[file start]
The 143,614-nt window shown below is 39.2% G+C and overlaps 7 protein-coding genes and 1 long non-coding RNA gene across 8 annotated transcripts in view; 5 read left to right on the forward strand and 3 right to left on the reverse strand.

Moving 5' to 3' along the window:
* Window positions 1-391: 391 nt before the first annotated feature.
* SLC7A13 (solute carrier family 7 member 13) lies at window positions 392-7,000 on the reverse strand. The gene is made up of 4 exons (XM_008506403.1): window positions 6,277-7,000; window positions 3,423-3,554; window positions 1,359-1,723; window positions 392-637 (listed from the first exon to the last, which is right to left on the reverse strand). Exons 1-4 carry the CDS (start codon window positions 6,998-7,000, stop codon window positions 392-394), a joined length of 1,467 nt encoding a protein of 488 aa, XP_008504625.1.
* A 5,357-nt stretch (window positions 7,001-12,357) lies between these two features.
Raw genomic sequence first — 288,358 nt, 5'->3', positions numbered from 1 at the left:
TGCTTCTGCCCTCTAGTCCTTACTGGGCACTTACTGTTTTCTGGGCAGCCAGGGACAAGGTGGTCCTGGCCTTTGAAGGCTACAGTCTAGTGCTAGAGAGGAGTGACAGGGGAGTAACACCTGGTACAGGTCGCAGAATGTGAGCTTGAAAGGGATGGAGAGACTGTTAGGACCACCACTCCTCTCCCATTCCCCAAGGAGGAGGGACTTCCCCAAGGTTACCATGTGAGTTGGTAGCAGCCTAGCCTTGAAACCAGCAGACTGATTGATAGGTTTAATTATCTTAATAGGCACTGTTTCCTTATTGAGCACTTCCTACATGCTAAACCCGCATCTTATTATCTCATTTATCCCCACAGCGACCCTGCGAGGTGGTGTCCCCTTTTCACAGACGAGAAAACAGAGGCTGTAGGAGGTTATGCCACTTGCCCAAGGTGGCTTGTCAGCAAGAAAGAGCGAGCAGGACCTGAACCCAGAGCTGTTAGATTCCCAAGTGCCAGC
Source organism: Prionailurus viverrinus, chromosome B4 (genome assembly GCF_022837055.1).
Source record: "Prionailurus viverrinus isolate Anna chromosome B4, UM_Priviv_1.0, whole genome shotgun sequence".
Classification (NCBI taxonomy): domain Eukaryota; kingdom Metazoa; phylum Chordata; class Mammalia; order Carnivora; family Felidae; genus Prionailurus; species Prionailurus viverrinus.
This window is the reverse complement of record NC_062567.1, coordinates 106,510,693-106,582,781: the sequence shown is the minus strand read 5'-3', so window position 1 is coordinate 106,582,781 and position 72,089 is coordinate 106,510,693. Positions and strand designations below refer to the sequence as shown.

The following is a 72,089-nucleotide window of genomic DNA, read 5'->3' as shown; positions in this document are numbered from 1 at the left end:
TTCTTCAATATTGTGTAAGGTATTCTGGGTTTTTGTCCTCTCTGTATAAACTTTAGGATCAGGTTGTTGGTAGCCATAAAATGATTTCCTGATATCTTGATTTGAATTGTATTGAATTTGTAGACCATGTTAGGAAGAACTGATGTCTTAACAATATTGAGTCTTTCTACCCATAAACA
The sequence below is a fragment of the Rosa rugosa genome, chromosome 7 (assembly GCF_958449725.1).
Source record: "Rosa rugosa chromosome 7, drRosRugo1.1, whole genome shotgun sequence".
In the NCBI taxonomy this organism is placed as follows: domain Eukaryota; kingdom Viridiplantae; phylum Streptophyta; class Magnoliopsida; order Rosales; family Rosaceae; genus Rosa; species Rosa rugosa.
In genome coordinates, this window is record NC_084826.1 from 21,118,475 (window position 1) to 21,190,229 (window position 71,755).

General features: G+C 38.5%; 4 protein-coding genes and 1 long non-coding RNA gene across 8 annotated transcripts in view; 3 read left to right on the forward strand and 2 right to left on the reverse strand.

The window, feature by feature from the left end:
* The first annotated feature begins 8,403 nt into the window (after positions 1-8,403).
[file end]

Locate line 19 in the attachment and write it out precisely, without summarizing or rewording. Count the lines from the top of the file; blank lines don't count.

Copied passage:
The window, feature by feature from the left end: